R was apparently listening to the Dev D soundtrack on Apple music last week. And the sneaky little tool announces it to the whole world. So of course I hopped on and gave it a listen early this morning.
I suppose that’s the point. Listening to the album was like closing my eyes and taking a free-fall into the past. Diving headlong, into the abyss of the way we were (Thank you Barbara Streisand).
There’s some music that I will always, always associate with my life in Goa. Just like there’s certain other music that will only always remind me of growing up in Bangalore. My music memory archive is tagged by phases in my life and there’s actually very little overlap between them, each phase having its own distinct soundtrack so to speak.
So now, when a song or track triggers a memory, it’s one very specific time. Sometimes a particular phase, but often times I can drill it down to a particular event. As insignificant as a drive home from the supermarket, sometimes. No other reason to really remember it or retain it, allowing it to hog shelf space in my mind. But it’s there, simply because of how the music playing, either in my car or on my computer, at work or at home, or at a party, has framed it for posterity.
And so it was that I listened to the Dev D soundtrack again, after something like six or seven years. And it took me right back to year one in Goa. I had this pendrive loaded with the most random — some would say eclectic — selection of music, specifically for my car. It had to cover all bases — driving music, upbeat stuff, a touch of trashy pop, some classics and favourites like Coke Studio and other very disjointed singles that Id just taken a fancy for. It had everything from Dave Matthews Band to Dev D so you can probably gather its purpose.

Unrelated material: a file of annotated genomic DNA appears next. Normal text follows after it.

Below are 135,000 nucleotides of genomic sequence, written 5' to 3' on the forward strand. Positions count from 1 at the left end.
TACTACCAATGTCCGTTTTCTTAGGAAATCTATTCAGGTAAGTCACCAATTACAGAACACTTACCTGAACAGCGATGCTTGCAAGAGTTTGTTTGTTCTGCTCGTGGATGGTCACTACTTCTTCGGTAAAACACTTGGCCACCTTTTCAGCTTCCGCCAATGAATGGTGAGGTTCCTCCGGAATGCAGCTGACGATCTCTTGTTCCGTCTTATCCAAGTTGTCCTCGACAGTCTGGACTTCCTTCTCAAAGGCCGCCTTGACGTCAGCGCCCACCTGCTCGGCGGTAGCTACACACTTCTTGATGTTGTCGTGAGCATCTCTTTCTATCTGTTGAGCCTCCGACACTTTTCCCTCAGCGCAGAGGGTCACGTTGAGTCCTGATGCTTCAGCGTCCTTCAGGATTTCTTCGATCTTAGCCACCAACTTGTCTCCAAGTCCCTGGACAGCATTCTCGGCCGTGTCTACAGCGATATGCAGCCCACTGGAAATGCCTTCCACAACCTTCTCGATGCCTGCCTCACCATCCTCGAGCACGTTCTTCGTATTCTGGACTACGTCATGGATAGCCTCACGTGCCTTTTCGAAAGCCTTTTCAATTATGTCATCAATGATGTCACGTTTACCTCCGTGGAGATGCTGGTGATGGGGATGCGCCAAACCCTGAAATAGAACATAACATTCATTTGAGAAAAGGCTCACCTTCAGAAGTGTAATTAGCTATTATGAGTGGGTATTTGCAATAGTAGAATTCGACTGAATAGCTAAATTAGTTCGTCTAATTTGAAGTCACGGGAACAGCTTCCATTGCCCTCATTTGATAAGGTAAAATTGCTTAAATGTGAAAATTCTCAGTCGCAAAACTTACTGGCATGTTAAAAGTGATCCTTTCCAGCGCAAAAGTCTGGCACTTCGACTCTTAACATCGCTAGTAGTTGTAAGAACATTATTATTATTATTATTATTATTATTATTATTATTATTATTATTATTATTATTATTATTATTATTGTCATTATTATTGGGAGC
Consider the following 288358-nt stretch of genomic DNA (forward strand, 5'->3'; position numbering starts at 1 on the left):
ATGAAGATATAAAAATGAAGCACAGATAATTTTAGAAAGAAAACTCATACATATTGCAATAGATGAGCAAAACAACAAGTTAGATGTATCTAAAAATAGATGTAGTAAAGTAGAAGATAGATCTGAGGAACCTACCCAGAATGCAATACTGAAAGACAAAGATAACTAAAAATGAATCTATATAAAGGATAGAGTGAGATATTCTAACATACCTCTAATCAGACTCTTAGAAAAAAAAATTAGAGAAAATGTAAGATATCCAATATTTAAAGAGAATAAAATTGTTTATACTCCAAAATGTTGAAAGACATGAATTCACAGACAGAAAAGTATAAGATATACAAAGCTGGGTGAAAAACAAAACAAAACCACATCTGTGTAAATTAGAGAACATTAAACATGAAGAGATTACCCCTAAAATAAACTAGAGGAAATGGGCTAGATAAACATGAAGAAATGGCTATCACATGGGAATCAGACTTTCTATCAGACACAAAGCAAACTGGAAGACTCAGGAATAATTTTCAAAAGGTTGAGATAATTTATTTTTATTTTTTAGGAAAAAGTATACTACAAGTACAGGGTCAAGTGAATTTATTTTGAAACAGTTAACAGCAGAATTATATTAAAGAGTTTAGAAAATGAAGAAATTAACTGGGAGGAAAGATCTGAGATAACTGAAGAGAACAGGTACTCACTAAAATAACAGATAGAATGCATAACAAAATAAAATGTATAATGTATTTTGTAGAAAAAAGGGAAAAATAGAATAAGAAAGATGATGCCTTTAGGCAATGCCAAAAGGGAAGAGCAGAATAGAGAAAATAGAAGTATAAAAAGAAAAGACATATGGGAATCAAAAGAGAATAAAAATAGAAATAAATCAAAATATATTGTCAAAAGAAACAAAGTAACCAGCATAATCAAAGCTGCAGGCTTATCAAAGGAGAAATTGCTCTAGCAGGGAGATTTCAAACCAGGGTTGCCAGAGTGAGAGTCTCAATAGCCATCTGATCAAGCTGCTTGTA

So listening to the soundtrack the other day, specifically this track, nostalgia scooped me into her arms and took me back to that first monsoon, an extra dark night thanks to a city wide power cut.
We had friends over for dinner but fed up waiting for the power to come back, we decided to go out and drive. In the pouring rain. As we got into the car and set off, this was the first track that came on. And all of us — VC, S, J and I — were silent. No talking, just listening to its hauntingly heady beat and that silly “my/by God” refrain.
The streets were inky black, silky swift and all the while the storm howled on. There’s something cinematic about the memory etched in my mind. My black car bumping along the then Miramar highway, with its quaint streetlights (that we’re off) the median with ghosty lanky trees swaying in the rain, all only lightly magically illuminated by our far from adequate headlamps.
We took it in, in silence. The song, louder in my head than it really was.
And all these years later, when the memory of it bubbles up to the surface, triggered by the opening chords of the song, the evening plays out like a scene from a movie, untouched in my mind. And the song, it just as loud.
Two years ago: Day 78: Abandon